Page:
Zidane Clustering Theorem, from what I can tell (and while I like numbers, I’m no mathematician), is as follows:
How good a team is depends not on adding their quality ratings (out of 10) together (i.e. 8 + 6 + 9 and so on through all eleven players) but to instead multiply those figures. It is designed to show that teams full of very good players are better than those with a few superstars and a collection of also-rans making up the numbers (the ‘Zidane’ referring to the Real Madrid approach during the time of galácticos.)
So compare these two teams.
7 + 7 + 7 + 7 + 7 + 7 + 7 + 7 + 7 + 7 + 7 = 77
10 + 8 + 6 + 9 + 4 + 5 + 8 + 7 + 5 + 6 + 9 = 77
But when multiplied, the first team, despite lacking the three outstanding (10,9 & 9) and two very good players (8 & 8), is far superior: 1,977,326,743 compared with 1,306,368,000. It works on the theory that the weakest link in a chain is just that: something that dramatically brings down the quality of the whole.
Such ideas are interesting, and fun, but are they conclusive of anything?
However, as they are interesting and fun, why not investigate?
Of course, this whole model is based on knowing exactly how good players are. But how do you assign a definitive numeric value out of ten to a player? And after all, a 10/10 player can have a 5/10 game, and a 6/10 player can play a blinding 9/10.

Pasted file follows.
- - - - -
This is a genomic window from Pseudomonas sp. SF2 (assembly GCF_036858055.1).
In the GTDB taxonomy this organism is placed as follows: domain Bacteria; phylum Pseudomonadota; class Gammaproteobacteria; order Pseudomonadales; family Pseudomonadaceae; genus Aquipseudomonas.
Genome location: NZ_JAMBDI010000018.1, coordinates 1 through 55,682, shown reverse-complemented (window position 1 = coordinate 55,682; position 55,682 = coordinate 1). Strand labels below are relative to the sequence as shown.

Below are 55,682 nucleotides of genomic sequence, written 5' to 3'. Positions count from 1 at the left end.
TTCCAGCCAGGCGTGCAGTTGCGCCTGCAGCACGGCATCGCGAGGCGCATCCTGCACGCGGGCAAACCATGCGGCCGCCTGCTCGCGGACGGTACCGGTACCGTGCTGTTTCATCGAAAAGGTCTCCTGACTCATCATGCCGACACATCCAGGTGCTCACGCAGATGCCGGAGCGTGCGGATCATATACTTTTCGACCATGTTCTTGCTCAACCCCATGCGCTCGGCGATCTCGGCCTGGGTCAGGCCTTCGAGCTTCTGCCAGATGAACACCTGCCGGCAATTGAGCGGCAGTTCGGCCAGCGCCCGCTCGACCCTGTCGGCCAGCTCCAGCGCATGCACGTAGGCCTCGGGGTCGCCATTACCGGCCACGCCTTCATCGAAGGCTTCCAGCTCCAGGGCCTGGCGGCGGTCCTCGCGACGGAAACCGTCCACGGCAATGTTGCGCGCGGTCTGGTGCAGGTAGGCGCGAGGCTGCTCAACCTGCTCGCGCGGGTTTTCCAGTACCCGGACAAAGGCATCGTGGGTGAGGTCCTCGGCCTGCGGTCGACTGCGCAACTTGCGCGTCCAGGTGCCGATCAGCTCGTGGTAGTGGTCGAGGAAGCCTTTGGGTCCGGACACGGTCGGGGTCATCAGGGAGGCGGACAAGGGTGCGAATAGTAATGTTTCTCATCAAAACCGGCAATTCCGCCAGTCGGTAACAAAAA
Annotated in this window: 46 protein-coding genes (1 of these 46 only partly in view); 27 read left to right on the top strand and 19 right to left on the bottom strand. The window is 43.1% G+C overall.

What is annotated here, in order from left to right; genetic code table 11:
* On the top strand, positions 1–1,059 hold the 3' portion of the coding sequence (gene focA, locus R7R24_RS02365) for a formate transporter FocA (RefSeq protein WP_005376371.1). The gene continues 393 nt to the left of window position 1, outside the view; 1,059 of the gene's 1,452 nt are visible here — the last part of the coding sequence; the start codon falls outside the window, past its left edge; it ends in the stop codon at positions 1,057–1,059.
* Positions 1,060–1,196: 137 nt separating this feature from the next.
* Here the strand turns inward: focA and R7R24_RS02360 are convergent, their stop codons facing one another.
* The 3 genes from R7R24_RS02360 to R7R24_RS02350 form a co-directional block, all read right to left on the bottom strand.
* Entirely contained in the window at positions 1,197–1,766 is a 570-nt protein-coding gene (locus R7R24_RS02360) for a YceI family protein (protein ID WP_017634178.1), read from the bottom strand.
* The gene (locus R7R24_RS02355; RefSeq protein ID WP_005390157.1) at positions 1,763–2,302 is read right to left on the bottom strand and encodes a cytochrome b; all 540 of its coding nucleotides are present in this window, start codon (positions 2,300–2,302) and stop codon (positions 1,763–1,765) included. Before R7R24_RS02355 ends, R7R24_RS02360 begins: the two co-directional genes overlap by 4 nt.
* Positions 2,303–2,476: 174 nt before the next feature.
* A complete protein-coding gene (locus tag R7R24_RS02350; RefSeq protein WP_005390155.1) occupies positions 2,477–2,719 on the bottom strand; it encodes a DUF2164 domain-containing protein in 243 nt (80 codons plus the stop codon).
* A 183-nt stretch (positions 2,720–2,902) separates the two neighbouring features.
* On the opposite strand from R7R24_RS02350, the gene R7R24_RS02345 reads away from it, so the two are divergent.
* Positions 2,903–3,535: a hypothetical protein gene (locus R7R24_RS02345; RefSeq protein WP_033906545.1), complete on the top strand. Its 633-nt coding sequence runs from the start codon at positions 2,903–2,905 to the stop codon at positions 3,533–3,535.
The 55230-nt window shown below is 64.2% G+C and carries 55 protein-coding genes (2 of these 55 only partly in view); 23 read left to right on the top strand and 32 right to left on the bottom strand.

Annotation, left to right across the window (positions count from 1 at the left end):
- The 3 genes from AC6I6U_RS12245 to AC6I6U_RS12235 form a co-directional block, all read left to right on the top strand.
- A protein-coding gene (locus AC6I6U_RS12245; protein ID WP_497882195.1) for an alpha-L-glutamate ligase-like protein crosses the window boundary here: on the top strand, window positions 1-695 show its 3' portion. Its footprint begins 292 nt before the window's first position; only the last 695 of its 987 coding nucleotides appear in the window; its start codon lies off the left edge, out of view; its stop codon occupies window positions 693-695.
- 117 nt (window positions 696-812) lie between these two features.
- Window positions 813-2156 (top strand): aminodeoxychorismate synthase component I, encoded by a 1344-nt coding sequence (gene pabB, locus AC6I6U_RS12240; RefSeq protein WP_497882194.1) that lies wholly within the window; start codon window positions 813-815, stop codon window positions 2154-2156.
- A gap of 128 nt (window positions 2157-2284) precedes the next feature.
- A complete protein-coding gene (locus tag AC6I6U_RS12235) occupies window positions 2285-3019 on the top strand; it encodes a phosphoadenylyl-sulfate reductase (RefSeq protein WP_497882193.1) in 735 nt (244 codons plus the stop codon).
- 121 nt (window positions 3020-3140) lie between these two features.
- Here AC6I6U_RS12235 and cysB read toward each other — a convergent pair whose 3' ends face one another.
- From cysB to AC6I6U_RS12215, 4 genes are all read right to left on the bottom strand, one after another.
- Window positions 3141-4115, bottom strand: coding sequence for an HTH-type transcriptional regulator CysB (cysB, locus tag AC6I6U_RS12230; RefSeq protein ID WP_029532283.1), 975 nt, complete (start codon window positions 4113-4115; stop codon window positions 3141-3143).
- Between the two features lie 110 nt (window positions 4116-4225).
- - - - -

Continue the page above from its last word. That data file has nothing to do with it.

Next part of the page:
Of course, the most reliable barometer of effectiveness in football is consistency. Being world-class one week, Vauxhall Conference-class the next is not the hallmark of outstanding talent but the epitome of inconsistency. A regular and equal mix of 10/10 and 5/10 suggests that the player is, overall, 7 or 8 out of 10; a match-winner one week, AWOL the next – certainly no Zidane.
Then there are those who are described, by way of a compliment, as ‘7 every week’ players. This was often used on someone like Jamie Carragher, in his days as a full-back, before his emergence as an outstanding centre-half.
Every week he’d do a very good job, but rarely deviate from that steadiness due to the fact that he wasn’t really equipped for the overlapping part of the game. (Whereas someone like Roberto Carlos could look like 9/10 or a 2/10 player, often within the same game.)
And let’s face it, Steven Gerrard is as close to a 10/10 player as you’ll get, yet this season, for the first time in memory, his average marks per-game would have him nowhere near that level.
The theory cannot take into account tactics, form, or the balance of a side. But it does give an idea of just how good a team can be when everyone is playing to the best of his ability.
With all this in mind, I’ve calculated what I belief to be the players’ overall ratings, with the help of what a series of long-time Liverpool experts helped me devise for Dynasty.
From this, I have created my own analysis of the Zidane Clustering Theorem, as applied to Liverpool FC teams from the Shankly era to the current day (see below).
What you make of it is entirely up to you (and I’m looking forward to interpretations from Subscribers.)
The rest of this post is for Subscribers only.